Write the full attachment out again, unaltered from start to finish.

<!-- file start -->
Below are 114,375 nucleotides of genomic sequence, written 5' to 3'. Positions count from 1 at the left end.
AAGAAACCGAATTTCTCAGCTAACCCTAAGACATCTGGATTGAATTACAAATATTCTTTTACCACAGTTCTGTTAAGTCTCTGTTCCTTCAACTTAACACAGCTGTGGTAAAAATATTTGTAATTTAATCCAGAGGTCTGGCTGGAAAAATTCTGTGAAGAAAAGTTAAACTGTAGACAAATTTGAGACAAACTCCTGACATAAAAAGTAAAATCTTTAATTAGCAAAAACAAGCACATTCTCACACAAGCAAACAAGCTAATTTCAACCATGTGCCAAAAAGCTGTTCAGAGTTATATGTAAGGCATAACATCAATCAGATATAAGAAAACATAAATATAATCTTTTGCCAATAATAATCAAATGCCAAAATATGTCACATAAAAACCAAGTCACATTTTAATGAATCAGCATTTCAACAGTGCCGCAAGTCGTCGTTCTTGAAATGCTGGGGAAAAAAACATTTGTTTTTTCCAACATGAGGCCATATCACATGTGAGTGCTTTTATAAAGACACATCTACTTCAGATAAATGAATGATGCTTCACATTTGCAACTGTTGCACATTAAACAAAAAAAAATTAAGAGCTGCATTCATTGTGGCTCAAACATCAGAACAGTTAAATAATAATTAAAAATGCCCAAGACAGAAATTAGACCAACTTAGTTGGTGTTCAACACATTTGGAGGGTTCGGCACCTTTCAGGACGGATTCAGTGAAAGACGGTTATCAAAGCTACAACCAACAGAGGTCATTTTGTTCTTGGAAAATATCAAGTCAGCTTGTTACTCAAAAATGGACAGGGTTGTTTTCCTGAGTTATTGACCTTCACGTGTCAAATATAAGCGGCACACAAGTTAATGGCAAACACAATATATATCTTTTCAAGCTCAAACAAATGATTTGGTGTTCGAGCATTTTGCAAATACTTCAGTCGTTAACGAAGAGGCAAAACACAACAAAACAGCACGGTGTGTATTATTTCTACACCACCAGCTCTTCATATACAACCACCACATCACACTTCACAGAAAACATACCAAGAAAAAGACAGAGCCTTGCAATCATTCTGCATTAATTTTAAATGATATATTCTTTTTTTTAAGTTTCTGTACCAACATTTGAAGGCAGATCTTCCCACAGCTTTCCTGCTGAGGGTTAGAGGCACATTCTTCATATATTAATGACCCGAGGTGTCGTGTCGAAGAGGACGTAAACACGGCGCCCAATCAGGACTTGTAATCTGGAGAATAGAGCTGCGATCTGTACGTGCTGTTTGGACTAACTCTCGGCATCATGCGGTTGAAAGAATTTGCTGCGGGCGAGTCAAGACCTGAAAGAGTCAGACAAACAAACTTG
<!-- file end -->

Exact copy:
Below are 114,375 nucleotides of genomic sequence, written 5' to 3'. Positions count from 1 at the left end.
AAGAAACCGAATTTCTCAGCTAACCCTAAGACATCTGGATTGAATTACAAATATTCTTTTACCACAGTTCTGTTAAGTCTCTGTTCCTTCAACTTAACACAGCTGTGGTAAAAATATTTGTAATTTAATCCAGAGGTCTGGCTGGAAAAATTCTGTGAAGAAAAGTTAAACTGTAGACAAATTTGAGACAAACTCCTGACATAAAAAGTAAAATCTTTAATTAGCAAAAACAAGCACATTCTCACACAAGCAAACAAGCTAATTTCAACCATGTGCCAAAAAGCTGTTCAGAGTTATATGTAAGGCATAACATCAATCAGATATAAGAAAACATAAATATAATCTTTTGCCAATAATAATCAAATGCCAAAATATGTCACATAAAAACCAAGTCACATTTTAATGAATCAGCATTTCAACAGTGCCGCAAGTCGTCGTTCTTGAAATGCTGGGGAAAAAAACATTTGTTTTTTCCAACATGAGGCCATATCACATGTGAGTGCTTTTATAAAGACACATCTACTTCAGATAAATGAATGATGCTTCACATTTGCAACTGTTGCACATTAAACAAAAAAAAATTAAGAGCTGCATTCATTGTGGCTCAAACATCAGAACAGTTAAATAATAATTAAAAATGCCCAAGACAGAAATTAGACCAACTTAGTTGGTGTTCAACACATTTGGAGGGTTCGGCACCTTTCAGGACGGATTCAGTGAAAGACGGTTATCAAAGCTACAACCAACAGAGGTCATTTTGTTCTTGGAAAATATCAAGTCAGCTTGTTACTCAAAAATGGACAGGGTTGTTTTCCTGAGTTATTGACCTTCACGTGTCAAATATAAGCGGCACACAAGTTAATGGCAAACACAATATATATCTTTTCAAGCTCAAACAAATGATTTGGTGTTCGAGCATTTTGCAAATACTTCAGTCGTTAACGAAGAGGCAAAACACAACAAAACAGCACGGTGTGTATTATTTCTACACCACCAGCTCTTCATATACAACCACCACATCACACTTCACAGAAAACATACCAAGAAAAAGACAGAGCCTTGCAATCATTCTGCATTAATTTTAAATGATATATTCTTTTTTTTAAGTTTCTGTACCAACATTTGAAGGCAGATCTTCCCACAGCTTTCCTGCTGAGGGTTAGAGGCACATTCTTCATATATTAATGACCCGAGGTGTCGTGTCGAAGAGGACGTAAACACGGCGCCCAATCAGGACTTGTAATCTGGAGAATAGAGCTGCGATCTGTACGTGCTGTTTGGACTAACTCTCGGCATCATGCGGTTGAAAGAATTTGCTGCGGGCGAGTCAAGACCTGAAAGAGTCAGACAAACAAACTTG